The feminist perzine offered an ideal vehicle for this exploration. As the creative portion of the activity commenced, each feminist scholar found a seat at one of 12 tables throughout the ballroom. Each table was equipped with zine-making supplies and one of six prompts related to the Coalition’s theme.

image of the CFSHRC group sitting at tables with zine materials

Zinesters sit at tables according to prompts for the zine.

The prompts were purposefully personal, inviting the zinesters to reflect upon and share their individual experiences with the work/life balance. The prompts included:

  1. My ability to maintain a work/life balance is impacted by my…
  2. Community helps me build and maintain a sustainable, joyful life by…
  3. My physical body supports and/or hinders my work/life balance by…
  4. When I fail to maintain a work/life balance, I…
  5. When I succeed at maintaining a work/life balance, I…
  6. Strategies I use for maintaining a work/life balance include…

In order to facilitate the creative, personal, DIY aesthetic common to feminist perzines, I did not provide many guidelines or specific instructions beyond the prompts. Rather, I encouraged the zinesters to use the previously mentioned strategies, the materials at their tables, the people around them, and their own experiences to inspire their zine pages. The zinesters then began constructing their zine pages, some working on their own page while others worked with partners or in small groups. As I walked around the room, I heard people sharing stories of times when their work/life balance had been completely out of whack, the effects of which made manifest on their physical bodies in the form of tension headaches, muscles spasms, and anxiety attacks. I heard others offering strategies for maintaining a work/life balance, tools such as list-making, timed writing, yoga, and knitting. The energy of collaboration, sharing, and creativity was palpable.

image of zinesters sitting around a table crafting their zine pages

Zinesters work individually and collectively on their zine pages.

After the zine pages were complete, I collected each individual page so that I could assemble them into the larger feminist perzine provided for you in the links above.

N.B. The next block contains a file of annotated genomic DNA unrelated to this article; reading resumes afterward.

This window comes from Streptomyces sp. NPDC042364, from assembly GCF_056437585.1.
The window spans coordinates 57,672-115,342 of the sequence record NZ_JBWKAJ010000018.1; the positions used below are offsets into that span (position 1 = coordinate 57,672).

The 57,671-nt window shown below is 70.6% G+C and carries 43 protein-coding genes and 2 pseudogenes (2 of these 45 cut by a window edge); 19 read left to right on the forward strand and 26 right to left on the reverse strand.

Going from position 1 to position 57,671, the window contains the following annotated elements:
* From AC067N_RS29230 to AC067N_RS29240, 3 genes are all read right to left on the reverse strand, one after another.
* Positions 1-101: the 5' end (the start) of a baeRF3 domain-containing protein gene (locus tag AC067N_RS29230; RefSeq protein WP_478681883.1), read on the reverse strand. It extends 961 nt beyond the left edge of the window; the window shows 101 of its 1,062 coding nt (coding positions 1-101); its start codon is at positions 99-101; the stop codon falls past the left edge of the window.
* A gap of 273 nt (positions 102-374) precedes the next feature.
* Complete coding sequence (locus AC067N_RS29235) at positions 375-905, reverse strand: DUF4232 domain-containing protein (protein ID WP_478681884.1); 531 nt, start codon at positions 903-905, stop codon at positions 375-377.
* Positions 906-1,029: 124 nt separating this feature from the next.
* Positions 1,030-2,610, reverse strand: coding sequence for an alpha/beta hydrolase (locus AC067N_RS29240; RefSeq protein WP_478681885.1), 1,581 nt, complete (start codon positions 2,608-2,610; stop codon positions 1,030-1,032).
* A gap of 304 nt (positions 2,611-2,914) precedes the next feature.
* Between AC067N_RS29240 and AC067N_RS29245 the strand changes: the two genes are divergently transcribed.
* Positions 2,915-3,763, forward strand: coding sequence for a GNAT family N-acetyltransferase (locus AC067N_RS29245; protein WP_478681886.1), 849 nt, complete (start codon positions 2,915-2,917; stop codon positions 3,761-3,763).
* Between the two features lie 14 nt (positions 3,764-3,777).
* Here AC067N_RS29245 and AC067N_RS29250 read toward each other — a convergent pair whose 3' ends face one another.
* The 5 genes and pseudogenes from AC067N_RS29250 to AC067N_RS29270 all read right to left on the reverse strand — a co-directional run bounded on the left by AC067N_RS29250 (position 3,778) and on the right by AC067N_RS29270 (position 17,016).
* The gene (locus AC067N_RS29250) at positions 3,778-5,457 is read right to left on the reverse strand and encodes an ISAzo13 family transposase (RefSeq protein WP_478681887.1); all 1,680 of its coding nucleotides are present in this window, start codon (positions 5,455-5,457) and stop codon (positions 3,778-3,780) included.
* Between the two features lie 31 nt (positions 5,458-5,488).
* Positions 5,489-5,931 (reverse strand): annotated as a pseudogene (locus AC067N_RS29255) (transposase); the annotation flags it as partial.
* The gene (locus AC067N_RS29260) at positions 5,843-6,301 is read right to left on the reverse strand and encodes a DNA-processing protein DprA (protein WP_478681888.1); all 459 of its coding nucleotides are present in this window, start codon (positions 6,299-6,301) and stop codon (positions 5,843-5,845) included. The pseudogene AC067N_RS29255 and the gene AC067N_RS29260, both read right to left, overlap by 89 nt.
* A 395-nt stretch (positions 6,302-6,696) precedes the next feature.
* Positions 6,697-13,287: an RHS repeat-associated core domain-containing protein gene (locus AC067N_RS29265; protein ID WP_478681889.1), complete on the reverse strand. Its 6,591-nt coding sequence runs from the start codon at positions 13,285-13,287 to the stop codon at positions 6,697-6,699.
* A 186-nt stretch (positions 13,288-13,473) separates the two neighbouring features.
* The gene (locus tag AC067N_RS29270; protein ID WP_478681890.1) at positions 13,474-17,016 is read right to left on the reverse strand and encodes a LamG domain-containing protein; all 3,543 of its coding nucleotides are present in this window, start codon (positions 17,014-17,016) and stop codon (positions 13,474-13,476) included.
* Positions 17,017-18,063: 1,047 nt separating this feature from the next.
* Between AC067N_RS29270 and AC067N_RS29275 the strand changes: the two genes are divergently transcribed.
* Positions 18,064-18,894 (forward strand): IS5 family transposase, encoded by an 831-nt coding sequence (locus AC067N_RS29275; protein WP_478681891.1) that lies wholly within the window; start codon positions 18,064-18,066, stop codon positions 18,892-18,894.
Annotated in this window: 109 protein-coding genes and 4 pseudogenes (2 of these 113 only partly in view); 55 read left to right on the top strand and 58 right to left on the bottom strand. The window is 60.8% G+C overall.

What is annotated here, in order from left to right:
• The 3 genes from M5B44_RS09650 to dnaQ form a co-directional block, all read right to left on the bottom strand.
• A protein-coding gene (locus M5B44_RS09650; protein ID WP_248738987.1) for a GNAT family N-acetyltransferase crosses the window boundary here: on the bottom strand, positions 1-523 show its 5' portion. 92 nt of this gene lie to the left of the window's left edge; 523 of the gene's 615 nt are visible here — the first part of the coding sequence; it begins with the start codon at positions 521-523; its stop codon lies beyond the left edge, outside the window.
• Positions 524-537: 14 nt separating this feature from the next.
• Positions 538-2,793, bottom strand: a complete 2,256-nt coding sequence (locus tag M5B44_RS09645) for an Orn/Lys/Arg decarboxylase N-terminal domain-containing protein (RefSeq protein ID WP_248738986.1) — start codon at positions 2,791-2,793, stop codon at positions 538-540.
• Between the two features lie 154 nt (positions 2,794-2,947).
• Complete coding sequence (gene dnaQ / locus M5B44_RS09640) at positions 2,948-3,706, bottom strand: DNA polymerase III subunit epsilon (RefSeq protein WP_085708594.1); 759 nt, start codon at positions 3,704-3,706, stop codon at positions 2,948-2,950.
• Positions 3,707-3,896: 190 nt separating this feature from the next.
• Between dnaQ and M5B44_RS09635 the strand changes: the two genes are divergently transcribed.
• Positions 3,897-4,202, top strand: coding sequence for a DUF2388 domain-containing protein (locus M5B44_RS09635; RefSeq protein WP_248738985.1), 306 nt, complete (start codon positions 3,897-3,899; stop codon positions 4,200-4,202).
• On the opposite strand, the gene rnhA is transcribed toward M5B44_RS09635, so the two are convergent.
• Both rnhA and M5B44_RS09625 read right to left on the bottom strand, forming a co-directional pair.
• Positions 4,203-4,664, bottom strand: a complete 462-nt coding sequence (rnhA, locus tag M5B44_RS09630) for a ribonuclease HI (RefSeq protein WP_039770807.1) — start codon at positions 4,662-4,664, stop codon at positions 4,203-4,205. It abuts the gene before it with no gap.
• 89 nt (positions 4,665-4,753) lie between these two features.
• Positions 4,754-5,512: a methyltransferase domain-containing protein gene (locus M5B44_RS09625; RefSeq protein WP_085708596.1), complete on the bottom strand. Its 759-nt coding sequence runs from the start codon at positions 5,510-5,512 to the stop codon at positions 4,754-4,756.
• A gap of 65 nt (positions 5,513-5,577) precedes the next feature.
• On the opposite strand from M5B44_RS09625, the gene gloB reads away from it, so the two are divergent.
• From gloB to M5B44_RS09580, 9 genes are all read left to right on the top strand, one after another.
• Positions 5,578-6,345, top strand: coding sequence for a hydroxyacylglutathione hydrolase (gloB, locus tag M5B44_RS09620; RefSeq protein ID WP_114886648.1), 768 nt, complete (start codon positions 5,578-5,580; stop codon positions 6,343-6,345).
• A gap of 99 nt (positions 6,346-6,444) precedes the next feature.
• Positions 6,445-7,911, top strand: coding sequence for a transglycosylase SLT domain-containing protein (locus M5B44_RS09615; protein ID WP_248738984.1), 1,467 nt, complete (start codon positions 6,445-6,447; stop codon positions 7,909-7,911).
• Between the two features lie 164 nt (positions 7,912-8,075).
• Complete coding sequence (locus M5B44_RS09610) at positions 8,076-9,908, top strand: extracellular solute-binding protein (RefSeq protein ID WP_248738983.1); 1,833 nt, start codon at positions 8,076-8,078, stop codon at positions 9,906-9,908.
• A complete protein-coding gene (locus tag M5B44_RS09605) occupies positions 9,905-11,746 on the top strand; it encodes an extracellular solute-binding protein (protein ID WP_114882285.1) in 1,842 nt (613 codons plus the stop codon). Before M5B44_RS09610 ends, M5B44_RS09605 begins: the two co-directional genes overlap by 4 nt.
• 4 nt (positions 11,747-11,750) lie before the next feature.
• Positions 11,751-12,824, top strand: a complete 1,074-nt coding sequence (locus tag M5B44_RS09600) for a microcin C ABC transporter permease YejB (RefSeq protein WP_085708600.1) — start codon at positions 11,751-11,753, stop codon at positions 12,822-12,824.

images of all the individual zine pages displayed on a table

The zine pages, divided by prompts, that later became one collective perzine.

As you’ll see, the resulting perzine is remarkable. It is an individual, creative, personal, and revealing look at the ways in which we each cultivate, struggle with, and strive for a work/life balance. As ecofeminist Starhawk describes, “One of the clearest insights of feminism is that our struggles are not just individual, and our pain is not private pain” (qtd. in Foss, Foss, and Griffin 170, original emphasis). The CFSHRC feminist perzine is a testament to the validity of this observation.

works consulted

Duncombe, Stephen. Notes from the Underground: Zines and the Politics of Alternative Culture. Microcosm Publishing, 2008.

Foss, Karen A., et al. Feminist Rhetorical Theories. SAGE Publications, Inc., 1999.

Nijsten, Nina. “Writing it Yourself? Feminist Perzines as Participatory Playgrounds.” Royal Library of Belgium, 2017, pp. 1-11.

Schilt, Kristen. “‘I’ll Resist with Every Inch and Every Breath:’ Girls and Zine Making as a
Form of Resistance.” Youth & Society, 35, 1, 2003. pp. 71-97.

ZineWiki: The Independent Media Wikipedia. Wikimedia, 2013, Accessed 6 May 2017.

image source

Tyler. (2006). Office Cup [cover image]. Available from Creative Commons.